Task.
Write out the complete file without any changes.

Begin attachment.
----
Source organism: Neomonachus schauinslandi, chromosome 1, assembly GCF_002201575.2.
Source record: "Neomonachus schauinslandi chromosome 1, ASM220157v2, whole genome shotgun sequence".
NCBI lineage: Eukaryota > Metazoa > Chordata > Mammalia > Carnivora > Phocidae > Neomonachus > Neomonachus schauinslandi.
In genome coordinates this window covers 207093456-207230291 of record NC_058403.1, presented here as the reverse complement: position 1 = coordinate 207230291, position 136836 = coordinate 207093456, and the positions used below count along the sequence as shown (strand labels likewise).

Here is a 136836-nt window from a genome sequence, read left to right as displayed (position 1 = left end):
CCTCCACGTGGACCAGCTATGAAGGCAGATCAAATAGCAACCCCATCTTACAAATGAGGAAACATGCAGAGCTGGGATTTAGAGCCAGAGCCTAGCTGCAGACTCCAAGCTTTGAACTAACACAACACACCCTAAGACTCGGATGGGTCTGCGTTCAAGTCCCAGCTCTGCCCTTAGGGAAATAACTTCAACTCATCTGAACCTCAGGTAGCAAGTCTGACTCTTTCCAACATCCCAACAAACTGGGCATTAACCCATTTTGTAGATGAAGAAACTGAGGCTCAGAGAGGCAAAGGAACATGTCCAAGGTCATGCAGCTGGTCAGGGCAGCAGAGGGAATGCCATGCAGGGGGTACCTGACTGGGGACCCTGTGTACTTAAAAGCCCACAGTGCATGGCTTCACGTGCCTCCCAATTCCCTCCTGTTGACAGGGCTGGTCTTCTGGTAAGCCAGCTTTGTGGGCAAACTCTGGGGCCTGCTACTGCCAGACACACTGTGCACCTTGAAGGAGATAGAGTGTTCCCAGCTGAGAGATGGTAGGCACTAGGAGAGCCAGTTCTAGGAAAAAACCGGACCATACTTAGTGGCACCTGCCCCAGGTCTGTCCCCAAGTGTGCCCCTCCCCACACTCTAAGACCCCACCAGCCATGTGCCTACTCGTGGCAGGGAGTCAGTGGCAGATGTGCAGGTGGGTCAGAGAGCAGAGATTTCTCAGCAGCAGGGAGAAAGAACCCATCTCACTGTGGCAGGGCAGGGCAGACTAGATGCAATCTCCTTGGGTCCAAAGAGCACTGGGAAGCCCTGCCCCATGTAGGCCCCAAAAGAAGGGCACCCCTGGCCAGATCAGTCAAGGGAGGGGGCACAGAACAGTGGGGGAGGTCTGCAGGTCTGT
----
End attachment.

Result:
Source organism: Neomonachus schauinslandi, chromosome 1, assembly GCF_002201575.2.
Source record: "Neomonachus schauinslandi chromosome 1, ASM220157v2, whole genome shotgun sequence".
NCBI lineage: Eukaryota > Metazoa > Chordata > Mammalia > Carnivora > Phocidae > Neomonachus > Neomonachus schauinslandi.
In genome coordinates this window covers 207093456-207230291 of record NC_058403.1, presented here as the reverse complement: position 1 = coordinate 207230291, position 136836 = coordinate 207093456, and the positions used below count along the sequence as shown (strand labels likewise).

Here is a 136836-nt window from a genome sequence, read left to right as displayed (position 1 = left end):
CCTCCACGTGGACCAGCTATGAAGGCAGATCAAATAGCAACCCCATCTTACAAATGAGGAAACATGCAGAGCTGGGATTTAGAGCCAGAGCCTAGCTGCAGACTCCAAGCTTTGAACTAACACAACACACCCTAAGACTCGGATGGGTCTGCGTTCAAGTCCCAGCTCTGCCCTTAGGGAAATAACTTCAACTCATCTGAACCTCAGGTAGCAAGTCTGACTCTTTCCAACATCCCAACAAACTGGGCATTAACCCATTTTGTAGATGAAGAAACTGAGGCTCAGAGAGGCAAAGGAACATGTCCAAGGTCATGCAGCTGGTCAGGGCAGCAGAGGGAATGCCATGCAGGGGGTACCTGACTGGGGACCCTGTGTACTTAAAAGCCCACAGTGCATGGCTTCACGTGCCTCCCAATTCCCTCCTGTTGACAGGGCTGGTCTTCTGGTAAGCCAGCTTTGTGGGCAAACTCTGGGGCCTGCTACTGCCAGACACACTGTGCACCTTGAAGGAGATAGAGTGTTCCCAGCTGAGAGATGGTAGGCACTAGGAGAGCCAGTTCTAGGAAAAAACCGGACCATACTTAGTGGCACCTGCCCCAGGTCTGTCCCCAAGTGTGCCCCTCCCCACACTCTAAGACCCCACCAGCCATGTGCCTACTCGTGGCAGGGAGTCAGTGGCAGATGTGCAGGTGGGTCAGAGAGCAGAGATTTCTCAGCAGCAGGGAGAAAGAACCCATCTCACTGTGGCAGGGCAGGGCAGACTAGATGCAATCTCCTTGGGTCCAAAGAGCACTGGGAAGCCCTGCCCCATGTAGGCCCCAAAAGAAGGGCACCCCTGGCCAGATCAGTCAAGGGAGGGGGCACAGAACAGTGGGGGAGGTCTGCAGGTCTGT